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Open Access Research article

Hypothesis: could the signalling function of membrane microdomains involve a localized transition of lipids from liquid to solid state?

Etienne Joly

Author affiliations

IFR 30, U563 INSERM, CHU Purpan, 31300 Toulouse, France

Citation and License

BMC Cell Biology 2004, 5:3  doi:10.1186/1471-2121-5-3

Published: 19 January 2004

Abstract

Background

Over the past decade, it has become apparent that specialised membrane microdomains, commonly called rafts, where lipids like sphingolipids and cholesterol are arranged compactly in a liquid ordered phase are involved in cell signalling.

Hypothesis

The core of the hypothesis presented here is that resting cells may actively maintain their plasma membrane in liquid phase, corresponding to a metastable thermodynamic state. Following a physiological stimulus such as ligands binding to their membrane receptors, the tendency of membrane components to undergo a localised transition towards a gel state would increase, resulting in initial minute solid structures. These few membrane components having undergone a liquid to solid state transition, would then act as seeds for the specific recruitment of additional membrane components whose properties are compatible with the crystalline growth of these initial docks. Cells could therefore be using the propensity of lipids to assemble selectively to generate stable platforms of particular cellular components either for intra-cellular transport or for signal transduction.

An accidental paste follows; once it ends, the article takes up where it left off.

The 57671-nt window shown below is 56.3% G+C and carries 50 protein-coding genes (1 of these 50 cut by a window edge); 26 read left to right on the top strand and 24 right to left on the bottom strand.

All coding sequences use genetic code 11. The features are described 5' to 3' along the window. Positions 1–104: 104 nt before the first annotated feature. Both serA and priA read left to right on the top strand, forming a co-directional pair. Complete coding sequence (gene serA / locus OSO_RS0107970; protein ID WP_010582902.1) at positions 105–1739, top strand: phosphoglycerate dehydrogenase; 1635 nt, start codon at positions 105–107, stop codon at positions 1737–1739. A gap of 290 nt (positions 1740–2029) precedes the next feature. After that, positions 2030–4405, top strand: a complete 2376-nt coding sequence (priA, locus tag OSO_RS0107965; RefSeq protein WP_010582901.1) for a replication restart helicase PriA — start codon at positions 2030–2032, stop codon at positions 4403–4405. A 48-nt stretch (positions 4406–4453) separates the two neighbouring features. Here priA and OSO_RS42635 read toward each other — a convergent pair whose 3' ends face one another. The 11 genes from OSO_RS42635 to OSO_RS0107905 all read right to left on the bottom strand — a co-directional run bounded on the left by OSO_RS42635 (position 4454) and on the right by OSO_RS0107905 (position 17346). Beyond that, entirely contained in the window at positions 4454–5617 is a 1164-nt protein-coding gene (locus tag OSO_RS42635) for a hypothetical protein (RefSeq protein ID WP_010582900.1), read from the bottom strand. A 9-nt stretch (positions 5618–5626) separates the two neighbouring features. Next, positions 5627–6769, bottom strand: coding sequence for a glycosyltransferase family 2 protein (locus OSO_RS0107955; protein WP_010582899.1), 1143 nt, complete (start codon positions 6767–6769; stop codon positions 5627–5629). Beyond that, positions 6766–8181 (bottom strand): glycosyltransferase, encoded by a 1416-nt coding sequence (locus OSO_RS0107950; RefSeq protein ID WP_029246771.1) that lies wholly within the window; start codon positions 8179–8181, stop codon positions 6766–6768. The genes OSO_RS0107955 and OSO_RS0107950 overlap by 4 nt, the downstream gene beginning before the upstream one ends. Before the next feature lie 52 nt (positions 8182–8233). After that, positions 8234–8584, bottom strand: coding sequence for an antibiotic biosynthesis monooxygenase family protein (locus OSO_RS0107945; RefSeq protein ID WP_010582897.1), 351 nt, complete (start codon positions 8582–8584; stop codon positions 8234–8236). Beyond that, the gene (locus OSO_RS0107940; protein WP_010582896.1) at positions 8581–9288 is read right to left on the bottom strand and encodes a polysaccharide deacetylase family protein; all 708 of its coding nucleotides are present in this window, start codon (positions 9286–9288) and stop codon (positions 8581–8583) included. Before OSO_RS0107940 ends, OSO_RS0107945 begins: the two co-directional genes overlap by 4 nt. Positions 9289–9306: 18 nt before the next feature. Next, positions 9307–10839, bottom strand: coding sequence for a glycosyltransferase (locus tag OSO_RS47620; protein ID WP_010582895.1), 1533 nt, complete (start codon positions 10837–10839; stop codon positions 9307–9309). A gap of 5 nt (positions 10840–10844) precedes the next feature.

Testing the hypothesis

could presumably be done via biophysical approaches such as EPR spin labelling, X-ray diffraction or FRET coupled to direct microscopic observation of cells to which very localized stimuli would be delivered.

Implications

Such a model of selective growth of membrane docks would provide an explanation for the existence of different types of microdomains, and for the fact that, depending on the state of the cells and on the procedures used to isolate them, membrane microdomains can vary greatly in their properties and composition. Ultimately, a thorough understanding of how and why lipid domains are assembled in biological membranes will be essential for many aspects of cell biology and medicine.